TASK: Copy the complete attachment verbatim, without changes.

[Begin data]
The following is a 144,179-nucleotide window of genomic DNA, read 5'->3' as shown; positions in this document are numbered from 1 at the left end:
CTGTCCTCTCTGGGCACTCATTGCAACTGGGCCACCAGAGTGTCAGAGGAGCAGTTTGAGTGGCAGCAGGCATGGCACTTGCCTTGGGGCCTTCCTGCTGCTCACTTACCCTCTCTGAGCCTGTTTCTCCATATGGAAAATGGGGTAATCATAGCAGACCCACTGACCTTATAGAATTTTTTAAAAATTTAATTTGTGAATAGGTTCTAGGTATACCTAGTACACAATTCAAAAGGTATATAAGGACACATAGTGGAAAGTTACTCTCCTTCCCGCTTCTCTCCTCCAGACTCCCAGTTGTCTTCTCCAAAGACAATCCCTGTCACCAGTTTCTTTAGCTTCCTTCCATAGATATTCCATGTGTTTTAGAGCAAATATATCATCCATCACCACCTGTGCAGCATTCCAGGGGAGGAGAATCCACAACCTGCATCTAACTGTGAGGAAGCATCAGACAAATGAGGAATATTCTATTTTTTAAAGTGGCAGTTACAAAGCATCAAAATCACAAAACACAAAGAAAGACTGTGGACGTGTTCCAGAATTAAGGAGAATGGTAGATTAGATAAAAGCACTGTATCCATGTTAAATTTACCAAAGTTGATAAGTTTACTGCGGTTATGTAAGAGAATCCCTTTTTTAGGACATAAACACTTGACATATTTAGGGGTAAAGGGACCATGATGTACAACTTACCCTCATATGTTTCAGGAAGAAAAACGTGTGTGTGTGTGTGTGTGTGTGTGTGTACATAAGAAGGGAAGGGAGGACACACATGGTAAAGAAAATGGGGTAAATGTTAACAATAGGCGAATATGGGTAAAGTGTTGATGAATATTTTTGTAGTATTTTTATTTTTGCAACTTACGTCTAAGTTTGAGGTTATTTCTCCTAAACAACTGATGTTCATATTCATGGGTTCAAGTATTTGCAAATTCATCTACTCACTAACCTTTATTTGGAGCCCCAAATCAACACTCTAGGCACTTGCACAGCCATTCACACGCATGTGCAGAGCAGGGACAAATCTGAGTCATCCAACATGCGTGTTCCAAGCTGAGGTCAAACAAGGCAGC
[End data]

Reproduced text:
The following is a 144,179-nucleotide window of genomic DNA, read 5'->3' as shown; positions in this document are numbered from 1 at the left end:
CTGTCCTCTCTGGGCACTCATTGCAACTGGGCCACCAGAGTGTCAGAGGAGCAGTTTGAGTGGCAGCAGGCATGGCACTTGCCTTGGGGCCTTCCTGCTGCTCACTTACCCTCTCTGAGCCTGTTTCTCCATATGGAAAATGGGGTAATCATAGCAGACCCACTGACCTTATAGAATTTTTTAAAAATTTAATTTGTGAATAGGTTCTAGGTATACCTAGTACACAATTCAAAAGGTATATAAGGACACATAGTGGAAAGTTACTCTCCTTCCCGCTTCTCTCCTCCAGACTCCCAGTTGTCTTCTCCAAAGACAATCCCTGTCACCAGTTTCTTTAGCTTCCTTCCATAGATATTCCATGTGTTTTAGAGCAAATATATCATCCATCACCACCTGTGCAGCATTCCAGGGGAGGAGAATCCACAACCTGCATCTAACTGTGAGGAAGCATCAGACAAATGAGGAATATTCTATTTTTTAAAGTGGCAGTTACAAAGCATCAAAATCACAAAACACAAAGAAAGACTGTGGACGTGTTCCAGAATTAAGGAGAATGGTAGATTAGATAAAAGCACTGTATCCATGTTAAATTTACCAAAGTTGATAAGTTTACTGCGGTTATGTAAGAGAATCCCTTTTTTAGGACATAAACACTTGACATATTTAGGGGTAAAGGGACCATGATGTACAACTTACCCTCATATGTTTCAGGAAGAAAAACGTGTGTGTGTGTGTGTGTGTGTGTGTGTACATAAGAAGGGAAGGGAGGACACACATGGTAAAGAAAATGGGGTAAATGTTAACAATAGGCGAATATGGGTAAAGTGTTGATGAATATTTTTGTAGTATTTTTATTTTTGCAACTTACGTCTAAGTTTGAGGTTATTTCTCCTAAACAACTGATGTTCATATTCATGGGTTCAAGTATTTGCAAATTCATCTACTCACTAACCTTTATTTGGAGCCCCAAATCAACACTCTAGGCACTTGCACAGCCATTCACACGCATGTGCAGAGCAGGGACAAATCTGAGTCATCCAACATGCGTGTTCCAAGCTGAGGTCAAACAAGGCAGC